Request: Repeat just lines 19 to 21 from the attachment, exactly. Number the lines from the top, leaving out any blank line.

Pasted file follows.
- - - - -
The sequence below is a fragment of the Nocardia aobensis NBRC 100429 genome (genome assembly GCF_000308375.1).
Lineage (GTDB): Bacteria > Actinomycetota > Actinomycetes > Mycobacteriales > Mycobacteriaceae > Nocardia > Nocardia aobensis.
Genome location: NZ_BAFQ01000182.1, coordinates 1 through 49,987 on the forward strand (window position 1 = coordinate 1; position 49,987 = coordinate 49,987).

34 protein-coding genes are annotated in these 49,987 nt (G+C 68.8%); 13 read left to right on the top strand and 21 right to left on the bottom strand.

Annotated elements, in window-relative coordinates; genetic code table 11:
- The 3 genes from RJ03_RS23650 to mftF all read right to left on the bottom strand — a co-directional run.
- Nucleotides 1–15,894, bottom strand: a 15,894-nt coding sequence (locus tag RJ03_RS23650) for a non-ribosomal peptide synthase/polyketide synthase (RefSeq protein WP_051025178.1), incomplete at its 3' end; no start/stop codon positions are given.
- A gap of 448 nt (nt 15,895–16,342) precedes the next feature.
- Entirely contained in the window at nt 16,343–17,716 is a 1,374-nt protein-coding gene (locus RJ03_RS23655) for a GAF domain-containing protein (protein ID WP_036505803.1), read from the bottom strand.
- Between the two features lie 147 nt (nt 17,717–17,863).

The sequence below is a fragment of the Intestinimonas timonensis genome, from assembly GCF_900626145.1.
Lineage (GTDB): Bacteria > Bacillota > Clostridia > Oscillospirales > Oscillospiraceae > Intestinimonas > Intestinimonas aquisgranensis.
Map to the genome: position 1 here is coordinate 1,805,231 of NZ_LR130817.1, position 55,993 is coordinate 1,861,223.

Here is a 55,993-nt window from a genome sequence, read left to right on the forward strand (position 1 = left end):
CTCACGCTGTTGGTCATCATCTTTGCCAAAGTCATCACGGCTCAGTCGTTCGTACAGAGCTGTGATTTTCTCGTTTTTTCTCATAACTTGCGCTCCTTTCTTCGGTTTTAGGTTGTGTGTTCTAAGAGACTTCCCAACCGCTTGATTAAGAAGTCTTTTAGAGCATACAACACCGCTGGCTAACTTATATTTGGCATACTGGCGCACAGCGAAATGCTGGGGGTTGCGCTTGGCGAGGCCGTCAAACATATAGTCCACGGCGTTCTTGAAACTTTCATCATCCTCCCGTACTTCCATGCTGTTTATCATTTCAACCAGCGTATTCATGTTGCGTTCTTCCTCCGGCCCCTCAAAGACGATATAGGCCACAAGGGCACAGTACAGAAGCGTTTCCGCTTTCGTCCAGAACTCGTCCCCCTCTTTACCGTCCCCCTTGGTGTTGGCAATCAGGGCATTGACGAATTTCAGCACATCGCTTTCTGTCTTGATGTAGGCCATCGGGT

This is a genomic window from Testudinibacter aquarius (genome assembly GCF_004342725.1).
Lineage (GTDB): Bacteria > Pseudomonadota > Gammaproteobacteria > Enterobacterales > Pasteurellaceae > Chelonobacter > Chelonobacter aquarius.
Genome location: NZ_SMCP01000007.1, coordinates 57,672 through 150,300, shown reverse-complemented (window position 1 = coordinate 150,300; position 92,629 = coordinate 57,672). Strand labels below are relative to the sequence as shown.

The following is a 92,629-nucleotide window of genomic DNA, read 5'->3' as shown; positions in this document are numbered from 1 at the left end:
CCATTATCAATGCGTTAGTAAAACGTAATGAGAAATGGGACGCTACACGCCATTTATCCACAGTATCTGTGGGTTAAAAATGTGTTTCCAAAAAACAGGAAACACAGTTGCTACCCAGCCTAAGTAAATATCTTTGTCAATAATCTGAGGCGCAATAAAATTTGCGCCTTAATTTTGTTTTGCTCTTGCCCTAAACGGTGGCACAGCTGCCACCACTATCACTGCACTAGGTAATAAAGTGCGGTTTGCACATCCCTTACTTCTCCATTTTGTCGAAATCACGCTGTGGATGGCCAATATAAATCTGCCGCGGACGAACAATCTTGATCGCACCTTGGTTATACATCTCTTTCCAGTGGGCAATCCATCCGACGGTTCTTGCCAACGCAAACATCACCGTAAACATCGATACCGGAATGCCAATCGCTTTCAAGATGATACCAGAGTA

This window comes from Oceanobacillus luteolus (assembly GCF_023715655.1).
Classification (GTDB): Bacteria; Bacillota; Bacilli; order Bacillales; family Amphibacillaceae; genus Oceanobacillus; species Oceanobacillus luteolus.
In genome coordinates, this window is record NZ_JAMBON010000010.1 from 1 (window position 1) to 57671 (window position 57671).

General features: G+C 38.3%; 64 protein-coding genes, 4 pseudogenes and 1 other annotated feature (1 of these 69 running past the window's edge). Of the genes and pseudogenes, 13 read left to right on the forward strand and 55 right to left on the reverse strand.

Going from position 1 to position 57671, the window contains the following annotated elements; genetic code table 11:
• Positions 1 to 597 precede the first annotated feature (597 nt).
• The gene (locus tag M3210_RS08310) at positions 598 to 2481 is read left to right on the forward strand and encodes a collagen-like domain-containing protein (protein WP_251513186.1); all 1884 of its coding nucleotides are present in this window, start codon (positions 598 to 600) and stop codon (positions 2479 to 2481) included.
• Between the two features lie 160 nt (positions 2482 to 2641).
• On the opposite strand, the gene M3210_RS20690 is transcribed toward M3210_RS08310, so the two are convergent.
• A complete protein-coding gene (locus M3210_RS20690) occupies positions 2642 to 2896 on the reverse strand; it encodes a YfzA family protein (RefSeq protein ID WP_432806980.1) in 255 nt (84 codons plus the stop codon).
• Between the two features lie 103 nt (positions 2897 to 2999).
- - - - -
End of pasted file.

The following is a 92,629-nucleotide window of genomic DNA, read 5'->3' as shown; positions in this document are numbered from 1 at the left end:
CCATTATCAATGCGTTAGTAAAACGTAATGAGAAATGGGACGCTACACGCCATTTATCCACAGTATCTGTGGGTTAAAAATGTGTTTCCAAAAAACAGGAAACACAGTTGCTACCCAGCCTAAGTAAATATCTTTGTCAATAATCTGAGGCGCAATAAAATTTGCGCCTTAATTTTGTTTTGCTCTTGCCCTAAACGGTGGCACAGCTGCCACCACTATCACTGCACTAGGTAATAAAGTGCGGTTTGCACATCCCTTACTTCTCCATTTTGTCGAAATCACGCTGTGGATGGCCAATATAAATCTGCCGCGGACGAACAATCTTGATCGCACCTTGGTTATACATCTCTTTCCAGTGGGCAATCCATCCGACGGTTCTTGCCAACGCAAACATCACCGTAAACATCGATACCGGAATGCCAATCGCTTTCAAGATGATACCAGAGTA

This window comes from Oceanobacillus luteolus (assembly GCF_023715655.1).